3. Friday. The power of positive emotions.https://www.dofriday.com/insights/the-power-of-positive-emotions. Updated 2018. Accessed July 2019.
4. New Economics Foundation. 21 hours: the case for a shorter working week. https://neweconomics.org/2010/02/21-hours. Published 13 February 2010. Accessed July 2019.
5. Cardoso. Hardwired for Happiness. http://www.dana.org/Cerebrum/2006/Hardwired_for_Happiness/.Published 15 December 2006. Updated 2019. Accessed July 2019.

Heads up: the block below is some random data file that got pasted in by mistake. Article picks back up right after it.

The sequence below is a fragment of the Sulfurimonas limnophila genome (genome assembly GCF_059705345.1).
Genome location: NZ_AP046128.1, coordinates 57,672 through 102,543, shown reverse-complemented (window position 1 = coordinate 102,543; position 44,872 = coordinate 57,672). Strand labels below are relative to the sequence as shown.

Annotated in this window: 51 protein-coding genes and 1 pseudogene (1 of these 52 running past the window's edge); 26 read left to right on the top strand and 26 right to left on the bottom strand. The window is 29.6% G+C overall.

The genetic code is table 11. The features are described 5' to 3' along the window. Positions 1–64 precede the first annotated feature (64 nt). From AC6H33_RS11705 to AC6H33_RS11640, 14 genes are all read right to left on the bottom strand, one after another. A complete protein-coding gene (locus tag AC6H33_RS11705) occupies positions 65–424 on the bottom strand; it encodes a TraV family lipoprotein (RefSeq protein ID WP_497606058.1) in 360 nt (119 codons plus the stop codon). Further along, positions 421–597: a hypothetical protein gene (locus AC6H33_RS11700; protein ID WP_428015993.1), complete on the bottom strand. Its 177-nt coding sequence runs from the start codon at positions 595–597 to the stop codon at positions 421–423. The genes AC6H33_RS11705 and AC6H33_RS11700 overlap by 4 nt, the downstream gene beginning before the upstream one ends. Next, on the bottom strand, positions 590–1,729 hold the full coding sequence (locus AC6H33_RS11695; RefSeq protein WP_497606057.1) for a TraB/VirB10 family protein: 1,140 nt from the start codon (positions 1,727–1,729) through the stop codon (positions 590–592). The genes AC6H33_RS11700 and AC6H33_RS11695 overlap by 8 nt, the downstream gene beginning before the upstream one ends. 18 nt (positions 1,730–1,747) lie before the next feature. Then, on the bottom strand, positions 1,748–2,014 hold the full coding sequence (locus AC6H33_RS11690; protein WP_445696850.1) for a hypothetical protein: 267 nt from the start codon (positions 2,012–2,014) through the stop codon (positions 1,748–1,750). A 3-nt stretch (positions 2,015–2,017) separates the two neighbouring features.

6. Mind. Five ways to wellbeing. https://www.mind.org.uk/workplace/mental-health-at-work/taking-care-of-yourself/five-ways-to-wellbeing/. Updated 2013. Accessed July 2019.
7. Aked J and Thompson S. Five ways towell-being: new applications, new ways of thinking. New Economics Foundation. https://neweconomics.org/2011/07/five-ways-well-new-applications-new-ways-thinking. Published 5 July 2011. Accessed July 2019